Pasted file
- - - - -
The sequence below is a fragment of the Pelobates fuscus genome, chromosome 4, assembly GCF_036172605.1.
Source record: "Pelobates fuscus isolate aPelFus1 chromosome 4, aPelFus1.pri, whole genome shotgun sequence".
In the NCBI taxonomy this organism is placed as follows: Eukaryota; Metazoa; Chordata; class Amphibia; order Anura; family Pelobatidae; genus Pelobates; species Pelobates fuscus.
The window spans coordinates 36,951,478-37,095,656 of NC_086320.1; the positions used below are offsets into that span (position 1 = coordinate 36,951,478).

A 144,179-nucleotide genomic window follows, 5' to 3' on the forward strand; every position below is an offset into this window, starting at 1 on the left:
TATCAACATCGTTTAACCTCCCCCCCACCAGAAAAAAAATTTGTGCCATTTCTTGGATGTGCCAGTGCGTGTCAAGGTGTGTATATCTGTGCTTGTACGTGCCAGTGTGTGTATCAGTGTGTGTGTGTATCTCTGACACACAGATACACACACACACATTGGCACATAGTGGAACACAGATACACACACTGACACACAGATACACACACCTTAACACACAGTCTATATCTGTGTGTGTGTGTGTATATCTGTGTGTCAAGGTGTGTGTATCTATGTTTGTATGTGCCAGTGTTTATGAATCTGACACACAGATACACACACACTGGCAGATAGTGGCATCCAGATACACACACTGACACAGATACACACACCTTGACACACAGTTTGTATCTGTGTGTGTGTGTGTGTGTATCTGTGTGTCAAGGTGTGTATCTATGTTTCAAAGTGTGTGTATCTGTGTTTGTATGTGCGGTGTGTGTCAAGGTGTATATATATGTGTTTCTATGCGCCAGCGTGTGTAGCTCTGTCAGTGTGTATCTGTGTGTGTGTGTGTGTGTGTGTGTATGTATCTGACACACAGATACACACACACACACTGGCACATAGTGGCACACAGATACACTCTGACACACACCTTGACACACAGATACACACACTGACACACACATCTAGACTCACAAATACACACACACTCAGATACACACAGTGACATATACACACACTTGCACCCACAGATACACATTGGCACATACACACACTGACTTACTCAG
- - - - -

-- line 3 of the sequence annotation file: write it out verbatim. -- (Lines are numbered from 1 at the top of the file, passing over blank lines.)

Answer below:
In the NCBI taxonomy this organism is placed as follows: Eukaryota; Metazoa; Chordata; class Amphibia; order Anura; family Pelobatidae; genus Pelobates; species Pelobates fuscus.